fter its launch in July 2006, Twitter has picked up momentum amongst celebrities and the public on a mind-boggling scale. With over 465 million accounts worldwide, and 11 accounts added per second, Twitter is on course for making the history books. With the dominance of the social network site, the question now comes into play; how much of an open platform is Twitter? Many users see Twitter as a place to express their thoughts but tweets are beginning to carry more weight. The most documented example of this here in the UK has been dubbed the Twitter Joke Trial. On January 6th 2010 after weather related disruptions at airports, Paul Chambers tweeted, "Crap! Robin Hood airport is closed. You’ve got a week and a bit to get your shit together otherwise I’m blowing the airport sky high!!" Following this tweet, an off duty manager notified the police and Mr Chambers was arrested by anti terror police. His personal possessions were confiscated, he lost his job and he was charged with "sending a public electronic message that was grossly offensive or of an indecent, obscene or menacing character contrary to the Communications Act 2003". Only last month was Chambers cleared of the charges. As twitter users, it now seems awareness has to be placed on accountability and responsibility for tweets. Things that may have been intended as a joke stand up as evidence in the court of law. Mr Chambers appealed the charges and was backed by Stephen Fry, but it took two years for the conviction to be quashed. Another case which brought about a conviction was Tom Daley vs. @Rileyy_69. In the midst of Olympic fever, @Rileyy_69 tweeted Tom Daley : "you let your dad down I hope you know that". This took place after Tom competed in the synchronised swimming on July 30th, with Pete Waterfield, narrowly missing out on a medal. Tom Daley retweeted the tweet adding, "After giving it my all, you get idiot’s sending me this." Following the tweets, a 17-year-old boy was arrested at a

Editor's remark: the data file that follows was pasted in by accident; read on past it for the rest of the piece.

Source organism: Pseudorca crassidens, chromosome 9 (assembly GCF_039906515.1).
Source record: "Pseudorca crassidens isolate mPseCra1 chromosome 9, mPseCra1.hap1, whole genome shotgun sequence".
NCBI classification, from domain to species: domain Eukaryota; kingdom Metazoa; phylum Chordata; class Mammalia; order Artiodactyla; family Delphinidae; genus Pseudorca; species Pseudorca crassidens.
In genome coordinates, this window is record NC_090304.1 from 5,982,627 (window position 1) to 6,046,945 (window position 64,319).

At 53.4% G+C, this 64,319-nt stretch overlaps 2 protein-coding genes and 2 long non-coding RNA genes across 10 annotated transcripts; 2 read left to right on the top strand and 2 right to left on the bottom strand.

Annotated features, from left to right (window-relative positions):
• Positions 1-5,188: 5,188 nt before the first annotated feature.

guest house in the Weymouth area on suspicion of malicious communications. Twitter offences should have twitter consequences, but these have to be made clearer. Twitter is presented as an open platform for discussion and communication; therefore users need to be made aware of the restrictions that are placed upon them. Of the 175 million tweets a day, not all can said to be positive, does this mean Twitter will eventually become regulated or less open? Or will Joe Bloggs be free to report negative tweets made against him to the police? It would seem that celebrities could use the openness of twitter to their advantage, as a place to be unrestricted. In a recent article written by Forbes, Rihanna tops the list of social networking superstars. Rihanna uses twitter to boost her profile and album sales, bridging that all important gap between artist and fans. The proof of that is her album Talk That Talk went back to number one after trending worldwide in August, 9 months after original release. As Twitter is so open, celebrities do have the added hassle of fake accounts, one of these accounts caused a stir once again during the Olympics. A user by the name of @RobertJRDowney tweeted "China has really impressed me in the Olympics. They use the same person for every event. Despite the fact the user acknowledges "I am NOT Robert Downey Jr. – this is a parody account", the tweet was retweeted thousands of times on the basis that people believed it was the real Robert Downey Jr. In cases like this celebrities could be within their rights to take the owners of ‘fake acounts’ to court and press charges for slander. For the most part, Twitter is a place for users to express themselves openly and without inhibition. Due to its vast growth over the years it has become more powerful and a source of information in its own right. With high profile cases hitting newsstands, users need to be more aware of the responsibility that comes with each tweet.